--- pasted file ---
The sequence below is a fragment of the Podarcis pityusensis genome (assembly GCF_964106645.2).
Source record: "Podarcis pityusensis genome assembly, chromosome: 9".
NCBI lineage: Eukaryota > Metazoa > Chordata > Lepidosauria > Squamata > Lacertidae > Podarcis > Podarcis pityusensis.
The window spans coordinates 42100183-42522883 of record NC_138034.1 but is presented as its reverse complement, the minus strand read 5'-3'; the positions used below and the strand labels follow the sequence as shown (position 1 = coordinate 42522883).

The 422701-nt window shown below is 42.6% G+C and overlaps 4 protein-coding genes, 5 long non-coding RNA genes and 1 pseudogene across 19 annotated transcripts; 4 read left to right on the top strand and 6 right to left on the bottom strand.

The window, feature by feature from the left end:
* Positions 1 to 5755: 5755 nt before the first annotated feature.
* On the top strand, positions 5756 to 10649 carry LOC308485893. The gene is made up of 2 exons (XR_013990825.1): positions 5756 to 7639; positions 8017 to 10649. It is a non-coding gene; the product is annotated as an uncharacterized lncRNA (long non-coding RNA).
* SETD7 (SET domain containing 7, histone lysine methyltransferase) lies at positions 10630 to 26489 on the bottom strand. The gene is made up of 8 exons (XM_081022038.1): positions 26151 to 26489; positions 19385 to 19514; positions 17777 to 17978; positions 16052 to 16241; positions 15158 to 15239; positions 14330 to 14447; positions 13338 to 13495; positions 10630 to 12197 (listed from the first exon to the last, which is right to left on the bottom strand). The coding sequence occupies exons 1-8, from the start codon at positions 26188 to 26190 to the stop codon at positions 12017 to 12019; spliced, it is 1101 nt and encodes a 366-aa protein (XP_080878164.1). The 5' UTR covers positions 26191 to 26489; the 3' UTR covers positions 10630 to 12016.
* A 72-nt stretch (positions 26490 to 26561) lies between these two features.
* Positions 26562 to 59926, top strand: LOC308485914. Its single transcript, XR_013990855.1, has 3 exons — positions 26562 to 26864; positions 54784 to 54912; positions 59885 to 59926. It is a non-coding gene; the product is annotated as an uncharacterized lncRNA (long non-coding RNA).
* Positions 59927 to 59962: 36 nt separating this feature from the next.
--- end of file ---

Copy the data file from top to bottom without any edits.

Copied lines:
The sequence below is a fragment of the Podarcis pityusensis genome (assembly GCF_964106645.2).
Source record: "Podarcis pityusensis genome assembly, chromosome: 9".
NCBI lineage: Eukaryota > Metazoa > Chordata > Lepidosauria > Squamata > Lacertidae > Podarcis > Podarcis pityusensis.
The window spans coordinates 42100183-42522883 of record NC_138034.1 but is presented as its reverse complement, the minus strand read 5'-3'; the positions used below and the strand labels follow the sequence as shown (position 1 = coordinate 42522883).

The 422701-nt window shown below is 42.6% G+C and overlaps 4 protein-coding genes, 5 long non-coding RNA genes and 1 pseudogene across 19 annotated transcripts; 4 read left to right on the top strand and 6 right to left on the bottom strand.

The window, feature by feature from the left end:
* Positions 1 to 5755: 5755 nt before the first annotated feature.
* On the top strand, positions 5756 to 10649 carry LOC308485893. The gene is made up of 2 exons (XR_013990825.1): positions 5756 to 7639; positions 8017 to 10649. It is a non-coding gene; the product is annotated as an uncharacterized lncRNA (long non-coding RNA).
* SETD7 (SET domain containing 7, histone lysine methyltransferase) lies at positions 10630 to 26489 on the bottom strand. The gene is made up of 8 exons (XM_081022038.1): positions 26151 to 26489; positions 19385 to 19514; positions 17777 to 17978; positions 16052 to 16241; positions 15158 to 15239; positions 14330 to 14447; positions 13338 to 13495; positions 10630 to 12197 (listed from the first exon to the last, which is right to left on the bottom strand). The coding sequence occupies exons 1-8, from the start codon at positions 26188 to 26190 to the stop codon at positions 12017 to 12019; spliced, it is 1101 nt and encodes a 366-aa protein (XP_080878164.1). The 5' UTR covers positions 26191 to 26489; the 3' UTR covers positions 10630 to 12016.
* A 72-nt stretch (positions 26490 to 26561) lies between these two features.
* Positions 26562 to 59926, top strand: LOC308485914. Its single transcript, XR_013990855.1, has 3 exons — positions 26562 to 26864; positions 54784 to 54912; positions 59885 to 59926. It is a non-coding gene; the product is annotated as an uncharacterized lncRNA (long non-coding RNA).
* Positions 59927 to 59962: 36 nt separating this feature from the next.